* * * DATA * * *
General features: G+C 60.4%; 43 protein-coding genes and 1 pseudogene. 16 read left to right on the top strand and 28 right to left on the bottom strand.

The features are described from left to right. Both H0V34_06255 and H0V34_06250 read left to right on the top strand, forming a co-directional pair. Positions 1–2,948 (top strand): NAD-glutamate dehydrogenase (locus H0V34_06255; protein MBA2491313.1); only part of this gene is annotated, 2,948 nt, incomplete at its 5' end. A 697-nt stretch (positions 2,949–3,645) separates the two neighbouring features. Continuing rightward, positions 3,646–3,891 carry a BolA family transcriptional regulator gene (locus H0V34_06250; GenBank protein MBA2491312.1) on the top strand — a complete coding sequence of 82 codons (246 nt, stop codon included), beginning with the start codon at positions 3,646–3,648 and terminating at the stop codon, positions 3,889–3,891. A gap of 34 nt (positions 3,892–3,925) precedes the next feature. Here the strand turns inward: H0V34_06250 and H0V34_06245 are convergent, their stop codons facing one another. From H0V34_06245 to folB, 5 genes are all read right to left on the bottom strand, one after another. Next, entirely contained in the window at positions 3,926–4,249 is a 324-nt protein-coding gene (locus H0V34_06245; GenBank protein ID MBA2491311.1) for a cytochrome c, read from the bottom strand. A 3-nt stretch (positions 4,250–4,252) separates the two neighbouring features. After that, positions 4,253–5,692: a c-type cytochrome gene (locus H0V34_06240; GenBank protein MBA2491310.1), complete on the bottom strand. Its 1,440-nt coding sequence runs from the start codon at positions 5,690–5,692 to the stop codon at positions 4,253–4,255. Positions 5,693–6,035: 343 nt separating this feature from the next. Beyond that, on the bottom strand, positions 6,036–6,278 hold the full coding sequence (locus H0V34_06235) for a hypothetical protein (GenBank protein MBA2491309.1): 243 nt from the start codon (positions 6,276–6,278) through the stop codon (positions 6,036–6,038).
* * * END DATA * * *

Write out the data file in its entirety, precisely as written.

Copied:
General features: G+C 60.4%; 43 protein-coding genes and 1 pseudogene. 16 read left to right on the top strand and 28 right to left on the bottom strand.

The features are described from left to right. Both H0V34_06255 and H0V34_06250 read left to right on the top strand, forming a co-directional pair. Positions 1–2,948 (top strand): NAD-glutamate dehydrogenase (locus H0V34_06255; protein MBA2491313.1); only part of this gene is annotated, 2,948 nt, incomplete at its 5' end. A 697-nt stretch (positions 2,949–3,645) separates the two neighbouring features. Continuing rightward, positions 3,646–3,891 carry a BolA family transcriptional regulator gene (locus H0V34_06250; GenBank protein MBA2491312.1) on the top strand — a complete coding sequence of 82 codons (246 nt, stop codon included), beginning with the start codon at positions 3,646–3,648 and terminating at the stop codon, positions 3,889–3,891. A gap of 34 nt (positions 3,892–3,925) precedes the next feature. Here the strand turns inward: H0V34_06250 and H0V34_06245 are convergent, their stop codons facing one another. From H0V34_06245 to folB, 5 genes are all read right to left on the bottom strand, one after another. Next, entirely contained in the window at positions 3,926–4,249 is a 324-nt protein-coding gene (locus H0V34_06245; GenBank protein ID MBA2491311.1) for a cytochrome c, read from the bottom strand. A 3-nt stretch (positions 4,250–4,252) separates the two neighbouring features. After that, positions 4,253–5,692: a c-type cytochrome gene (locus H0V34_06240; GenBank protein MBA2491310.1), complete on the bottom strand. Its 1,440-nt coding sequence runs from the start codon at positions 5,690–5,692 to the stop codon at positions 4,253–4,255. Positions 5,693–6,035: 343 nt separating this feature from the next. Beyond that, on the bottom strand, positions 6,036–6,278 hold the full coding sequence (locus H0V34_06235) for a hypothetical protein (GenBank protein MBA2491309.1): 243 nt from the start codon (positions 6,276–6,278) through the stop codon (positions 6,036–6,038).